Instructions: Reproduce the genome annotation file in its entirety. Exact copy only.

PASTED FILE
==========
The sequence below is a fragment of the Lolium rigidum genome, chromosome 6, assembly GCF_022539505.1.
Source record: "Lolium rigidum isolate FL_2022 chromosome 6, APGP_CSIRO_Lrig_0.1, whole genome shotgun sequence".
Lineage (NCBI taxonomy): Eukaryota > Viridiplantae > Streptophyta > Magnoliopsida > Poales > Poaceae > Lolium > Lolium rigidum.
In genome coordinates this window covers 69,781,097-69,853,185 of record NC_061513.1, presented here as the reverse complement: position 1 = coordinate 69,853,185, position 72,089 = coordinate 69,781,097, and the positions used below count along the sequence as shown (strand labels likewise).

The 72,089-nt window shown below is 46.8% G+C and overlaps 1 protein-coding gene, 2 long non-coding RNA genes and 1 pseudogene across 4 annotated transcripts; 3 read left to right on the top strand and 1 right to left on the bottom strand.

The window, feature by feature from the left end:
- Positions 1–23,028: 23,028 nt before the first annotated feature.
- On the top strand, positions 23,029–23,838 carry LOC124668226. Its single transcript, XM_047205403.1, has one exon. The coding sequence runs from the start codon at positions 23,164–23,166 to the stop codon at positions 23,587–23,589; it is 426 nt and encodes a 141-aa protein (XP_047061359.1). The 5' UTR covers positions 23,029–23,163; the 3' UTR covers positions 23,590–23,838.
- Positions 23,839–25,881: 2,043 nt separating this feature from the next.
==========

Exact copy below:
The sequence below is a fragment of the Lolium rigidum genome, chromosome 6, assembly GCF_022539505.1.
Source record: "Lolium rigidum isolate FL_2022 chromosome 6, APGP_CSIRO_Lrig_0.1, whole genome shotgun sequence".
Lineage (NCBI taxonomy): Eukaryota > Viridiplantae > Streptophyta > Magnoliopsida > Poales > Poaceae > Lolium > Lolium rigidum.
In genome coordinates this window covers 69,781,097-69,853,185 of record NC_061513.1, presented here as the reverse complement: position 1 = coordinate 69,853,185, position 72,089 = coordinate 69,781,097, and the positions used below count along the sequence as shown (strand labels likewise).

The 72,089-nt window shown below is 46.8% G+C and overlaps 1 protein-coding gene, 2 long non-coding RNA genes and 1 pseudogene across 4 annotated transcripts; 3 read left to right on the top strand and 1 right to left on the bottom strand.

The window, feature by feature from the left end:
- Positions 1–23,028: 23,028 nt before the first annotated feature.
- On the top strand, positions 23,029–23,838 carry LOC124668226. Its single transcript, XM_047205403.1, has one exon. The coding sequence runs from the start codon at positions 23,164–23,166 to the stop codon at positions 23,587–23,589; it is 426 nt and encodes a 141-aa protein (XP_047061359.1). The 5' UTR covers positions 23,029–23,163; the 3' UTR covers positions 23,590–23,838.
- Positions 23,839–25,881: 2,043 nt separating this feature from the next.